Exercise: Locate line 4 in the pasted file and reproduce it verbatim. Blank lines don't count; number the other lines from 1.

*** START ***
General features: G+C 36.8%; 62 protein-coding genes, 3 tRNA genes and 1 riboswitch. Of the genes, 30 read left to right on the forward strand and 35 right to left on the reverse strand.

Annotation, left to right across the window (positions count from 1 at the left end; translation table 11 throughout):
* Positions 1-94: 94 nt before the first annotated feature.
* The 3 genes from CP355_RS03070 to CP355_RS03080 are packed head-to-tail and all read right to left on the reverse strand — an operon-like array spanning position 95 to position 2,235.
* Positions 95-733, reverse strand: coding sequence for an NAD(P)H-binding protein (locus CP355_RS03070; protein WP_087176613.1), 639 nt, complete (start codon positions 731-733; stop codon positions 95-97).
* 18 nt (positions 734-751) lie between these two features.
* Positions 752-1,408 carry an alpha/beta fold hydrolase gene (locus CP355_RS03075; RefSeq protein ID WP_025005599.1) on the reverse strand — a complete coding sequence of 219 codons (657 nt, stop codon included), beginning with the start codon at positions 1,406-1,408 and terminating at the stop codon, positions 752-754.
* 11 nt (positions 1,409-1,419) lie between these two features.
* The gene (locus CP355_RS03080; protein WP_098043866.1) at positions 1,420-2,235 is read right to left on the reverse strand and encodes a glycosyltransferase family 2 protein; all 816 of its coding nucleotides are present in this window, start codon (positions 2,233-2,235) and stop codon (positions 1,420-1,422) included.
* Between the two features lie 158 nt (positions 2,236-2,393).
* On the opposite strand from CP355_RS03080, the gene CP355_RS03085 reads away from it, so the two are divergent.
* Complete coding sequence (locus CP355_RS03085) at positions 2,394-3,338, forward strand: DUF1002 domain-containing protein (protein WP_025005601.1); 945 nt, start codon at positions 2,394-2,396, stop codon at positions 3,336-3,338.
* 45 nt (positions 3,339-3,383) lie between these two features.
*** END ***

* The 3 genes from CP355_RS03070 to CP355_RS03080 are packed head-to-tail and all read right to left on the reverse strand — an operon-like array spanning position 95 to position 2,235.